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Tito and Yougoslavian Partisans

Discussion in 'Eastern Europe' started by Skipper, Dec 30, 2015.

  1. lwd

    lwd Ace

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    IMO both of you should be commended not only for the content that you have provide in this thread but for the thought and effort you have put into choosing words that promote understanding vs posturing. It's not easy especially in an area as complex as this. PLS keep up the good work.
     
  2. Tamino

    Tamino Doc - The Deplorable

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    For me, it is easy to discuss this subject with TOS because we both have own critical views, unbiased by propaganda, "loyalty" to the nation, false national pride etc. We both prefer own view on truth, to look into the facts and to deduce own conclusions. And in the very core of this subject there is something everyone should know in the first place: just like others in this conflict, Italians were victims too. Victims of false greatness of the Duce, victims of bad selection of allies (especially Croat Quisling formations Ustashe) and victims of their arrogant neighbors who used opportunity to do "justice".

    TOS is from Split/Aspalato and was expulsed or fled from unjust revenge. I lived in that town for two years and I understand his sorrow for the lost homeland. The town was a pearl of ancient roman architecture, situated at the Adriatic coast, with picturesque background.

    Some of my compatriots would say that I am a traitor but in my view, Croatia and Slovenia owe at least an apology to Italian nation for injustices that have been done against Italian minority in Istria and Dalmatia. They haven't deserved such harsh treatment at all because they were victims too.
     
  3. Tamino

    Tamino Doc - The Deplorable

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    I have spoken about this subject with two my friends and they both would agree but Italian nation has never appologized for injustices they did as aggressors. They should have appologized in first place. Fair. I agree with that. There is lack of courage on both sides to end his unfortunate episode in our common history.

    Jugoslav Liberation Army had various opponents. In my next post I intend to address role of major aggressor - the Third Reich and 500.000 Ethnic Germans who supported aggression of a country and took part in numerous attrocities, in our country and elsewhere across the continent. They were harsh agressors and executioners of Nazi racial policy.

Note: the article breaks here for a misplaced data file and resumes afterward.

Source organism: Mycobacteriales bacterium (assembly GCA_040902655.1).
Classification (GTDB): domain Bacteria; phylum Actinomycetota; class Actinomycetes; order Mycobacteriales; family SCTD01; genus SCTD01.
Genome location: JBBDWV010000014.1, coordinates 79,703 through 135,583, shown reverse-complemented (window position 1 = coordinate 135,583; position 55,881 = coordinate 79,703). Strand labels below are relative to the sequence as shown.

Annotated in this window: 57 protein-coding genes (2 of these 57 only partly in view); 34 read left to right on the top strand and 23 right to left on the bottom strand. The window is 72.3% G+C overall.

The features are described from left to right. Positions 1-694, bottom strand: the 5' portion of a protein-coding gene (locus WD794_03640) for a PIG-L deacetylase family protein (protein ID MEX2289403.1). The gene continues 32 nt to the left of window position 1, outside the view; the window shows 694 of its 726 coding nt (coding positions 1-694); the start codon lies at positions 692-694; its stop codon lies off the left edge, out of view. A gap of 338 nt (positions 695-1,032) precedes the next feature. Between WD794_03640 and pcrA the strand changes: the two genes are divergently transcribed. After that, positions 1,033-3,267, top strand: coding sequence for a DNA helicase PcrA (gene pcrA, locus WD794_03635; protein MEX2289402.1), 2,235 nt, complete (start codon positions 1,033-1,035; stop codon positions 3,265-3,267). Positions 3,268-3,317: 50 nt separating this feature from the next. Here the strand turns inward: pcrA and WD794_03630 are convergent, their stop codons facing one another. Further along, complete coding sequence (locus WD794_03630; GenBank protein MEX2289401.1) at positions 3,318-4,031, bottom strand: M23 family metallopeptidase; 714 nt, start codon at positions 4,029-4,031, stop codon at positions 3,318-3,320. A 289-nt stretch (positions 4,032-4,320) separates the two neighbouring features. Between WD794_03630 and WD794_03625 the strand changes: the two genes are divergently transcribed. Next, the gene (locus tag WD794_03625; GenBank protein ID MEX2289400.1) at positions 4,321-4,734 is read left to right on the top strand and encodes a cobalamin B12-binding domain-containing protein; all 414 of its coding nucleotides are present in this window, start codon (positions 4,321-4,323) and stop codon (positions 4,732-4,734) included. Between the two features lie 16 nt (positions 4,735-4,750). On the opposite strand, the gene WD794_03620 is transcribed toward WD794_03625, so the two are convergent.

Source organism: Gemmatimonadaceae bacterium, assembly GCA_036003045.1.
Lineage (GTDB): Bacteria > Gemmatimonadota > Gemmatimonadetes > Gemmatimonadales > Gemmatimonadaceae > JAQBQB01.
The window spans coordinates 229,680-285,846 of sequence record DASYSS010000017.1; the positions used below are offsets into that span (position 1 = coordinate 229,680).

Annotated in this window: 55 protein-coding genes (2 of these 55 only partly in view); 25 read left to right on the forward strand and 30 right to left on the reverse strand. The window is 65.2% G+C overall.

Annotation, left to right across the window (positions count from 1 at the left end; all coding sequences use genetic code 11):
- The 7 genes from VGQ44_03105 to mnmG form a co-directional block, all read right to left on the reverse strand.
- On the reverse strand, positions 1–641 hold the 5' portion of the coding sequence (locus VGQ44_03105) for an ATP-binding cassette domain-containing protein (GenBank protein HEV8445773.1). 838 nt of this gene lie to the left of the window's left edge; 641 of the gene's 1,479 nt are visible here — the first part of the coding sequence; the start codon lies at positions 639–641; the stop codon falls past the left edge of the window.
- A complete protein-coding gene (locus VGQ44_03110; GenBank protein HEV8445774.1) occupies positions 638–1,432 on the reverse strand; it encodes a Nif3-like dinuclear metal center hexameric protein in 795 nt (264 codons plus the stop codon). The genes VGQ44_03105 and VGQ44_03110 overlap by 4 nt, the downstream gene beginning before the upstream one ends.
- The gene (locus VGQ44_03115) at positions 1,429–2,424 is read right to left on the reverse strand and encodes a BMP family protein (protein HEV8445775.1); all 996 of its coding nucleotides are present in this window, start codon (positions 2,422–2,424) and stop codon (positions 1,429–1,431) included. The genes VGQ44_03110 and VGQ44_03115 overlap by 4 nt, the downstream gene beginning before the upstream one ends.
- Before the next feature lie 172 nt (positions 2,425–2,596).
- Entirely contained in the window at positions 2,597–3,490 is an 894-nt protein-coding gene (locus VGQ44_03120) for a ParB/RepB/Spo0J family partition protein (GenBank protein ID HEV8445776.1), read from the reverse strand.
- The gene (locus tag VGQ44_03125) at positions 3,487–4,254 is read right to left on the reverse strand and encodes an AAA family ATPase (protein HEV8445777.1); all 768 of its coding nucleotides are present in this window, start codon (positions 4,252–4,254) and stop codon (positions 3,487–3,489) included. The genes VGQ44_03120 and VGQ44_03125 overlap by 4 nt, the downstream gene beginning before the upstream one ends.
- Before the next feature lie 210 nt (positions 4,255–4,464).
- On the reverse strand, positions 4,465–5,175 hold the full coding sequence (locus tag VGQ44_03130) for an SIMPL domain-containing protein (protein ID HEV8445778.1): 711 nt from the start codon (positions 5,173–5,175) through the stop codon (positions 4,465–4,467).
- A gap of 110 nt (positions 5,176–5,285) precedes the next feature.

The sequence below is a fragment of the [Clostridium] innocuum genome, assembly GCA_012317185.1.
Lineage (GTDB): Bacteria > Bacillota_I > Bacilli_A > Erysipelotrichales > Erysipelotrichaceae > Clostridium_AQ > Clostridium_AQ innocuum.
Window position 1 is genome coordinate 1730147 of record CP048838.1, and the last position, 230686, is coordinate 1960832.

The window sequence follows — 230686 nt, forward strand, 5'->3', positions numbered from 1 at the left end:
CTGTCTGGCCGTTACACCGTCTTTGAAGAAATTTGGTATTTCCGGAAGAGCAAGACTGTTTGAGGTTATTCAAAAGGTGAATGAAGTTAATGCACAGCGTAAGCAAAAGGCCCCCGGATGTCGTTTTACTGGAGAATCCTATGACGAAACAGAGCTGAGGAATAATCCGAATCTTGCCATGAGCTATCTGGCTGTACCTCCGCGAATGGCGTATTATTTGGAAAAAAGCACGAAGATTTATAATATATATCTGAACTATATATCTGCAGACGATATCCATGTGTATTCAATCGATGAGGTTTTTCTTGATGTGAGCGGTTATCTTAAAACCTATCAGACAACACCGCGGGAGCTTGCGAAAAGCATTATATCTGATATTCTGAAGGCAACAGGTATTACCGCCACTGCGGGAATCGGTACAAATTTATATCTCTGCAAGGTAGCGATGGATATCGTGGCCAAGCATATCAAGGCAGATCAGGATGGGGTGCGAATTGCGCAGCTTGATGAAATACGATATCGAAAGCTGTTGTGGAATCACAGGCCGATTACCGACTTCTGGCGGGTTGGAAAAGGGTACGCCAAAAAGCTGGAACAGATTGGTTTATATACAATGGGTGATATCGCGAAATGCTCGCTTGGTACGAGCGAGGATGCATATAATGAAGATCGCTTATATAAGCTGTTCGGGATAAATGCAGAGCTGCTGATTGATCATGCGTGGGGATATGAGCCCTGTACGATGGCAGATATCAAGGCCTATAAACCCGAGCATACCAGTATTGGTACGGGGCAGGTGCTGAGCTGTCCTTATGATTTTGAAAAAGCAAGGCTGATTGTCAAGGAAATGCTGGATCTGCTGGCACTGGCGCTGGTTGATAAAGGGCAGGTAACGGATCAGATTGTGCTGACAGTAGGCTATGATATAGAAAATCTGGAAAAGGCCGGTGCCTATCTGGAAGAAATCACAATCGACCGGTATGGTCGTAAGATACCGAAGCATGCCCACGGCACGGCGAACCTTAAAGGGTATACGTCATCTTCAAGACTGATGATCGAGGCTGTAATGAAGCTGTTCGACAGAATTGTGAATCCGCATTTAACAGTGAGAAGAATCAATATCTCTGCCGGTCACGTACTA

4. lwd

    lwd Ace

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    One site I looked at stated that there were ~500K ethnic Germans in Yugoslavia before the war. I find it difficult to believe that they all not only supported but took part in the atrocities. Indeed I would be surprised if even a majority of them did so.
     
  5. Tamino

    Tamino Doc - The Deplorable

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    That's entirely true. Even in military formations just a fraction is directly involved in direct combat. In this particular case 40.000 Ethnic Germans of age 18-22 have voluntarily joined SS during 1941/42. Until the end of the war aditional 40.000 were recruited. Just a small fraction has joined resistance.

    According to estimates, about 100,000 members of the German minority of Kingdom of Yugoslavia died during the war: 40,000 died in combat , others have disappeared, were killed in attempt of flight from custody, executed or died of disease, starvation and exhaustion. Many fled from their homeland in 1944. Officially, in 1953, there were 62,000 ethnic Germans in Federal Peoples Republic of Yugoslavia.

    In 1981, 8.712 citizens of the former Yugoslavia were Germans and 1402 were declared as Austrians.

    What a decay of once great ethnic group.
     
  6. vathra

    vathra Member

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    There were 4 American airmen who were shot down during operation Tidal wave, and managed to evade capture. They spent some 320 days in Serbia, and were evacuated by American mission.

    According to data of MAAF, some 2362 american airmen were evacuated from Yugoslavia. Of that number, 350 by chetniks and others by Tito's partisans.
    Rescue by chetniks during Halyard mission gets lot of attention, since there were several hundreds American airmen with chetniks, and Allies have previously cut all support and communications with them, because of alleged collaboration with Germans.

    After doing research on individual Escape statements, I found lot of details on these events, and got more detailed numbers.
    There was some few hundreds more airmen evacuated from Yugoslavia than in previous document, and some 150 British airmen as well.
    Given total numbers, and fact that lot of crews were evacuated very quickly and returned to duty, this rescue operation is definitely largest of its kind.
     
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  7. YugoslavPartisan

    YugoslavPartisan Drug

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    BUMP

    I was looking for a youtube channel about history and I found a cool one named British Pathe. I watched a few videos until I saw this one that can fit in this thread.
    https://www.youtube.com/watch?v=l-Gxqb9s6BI
     
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  8. davidsladek

    davidsladek New Member

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    hello guys,
    I am just finishing a book about survivors of genocide in the Independent State of Croatia which is what brought me to the WW2 forums
    My plan is to continue with a book about descendants of survivors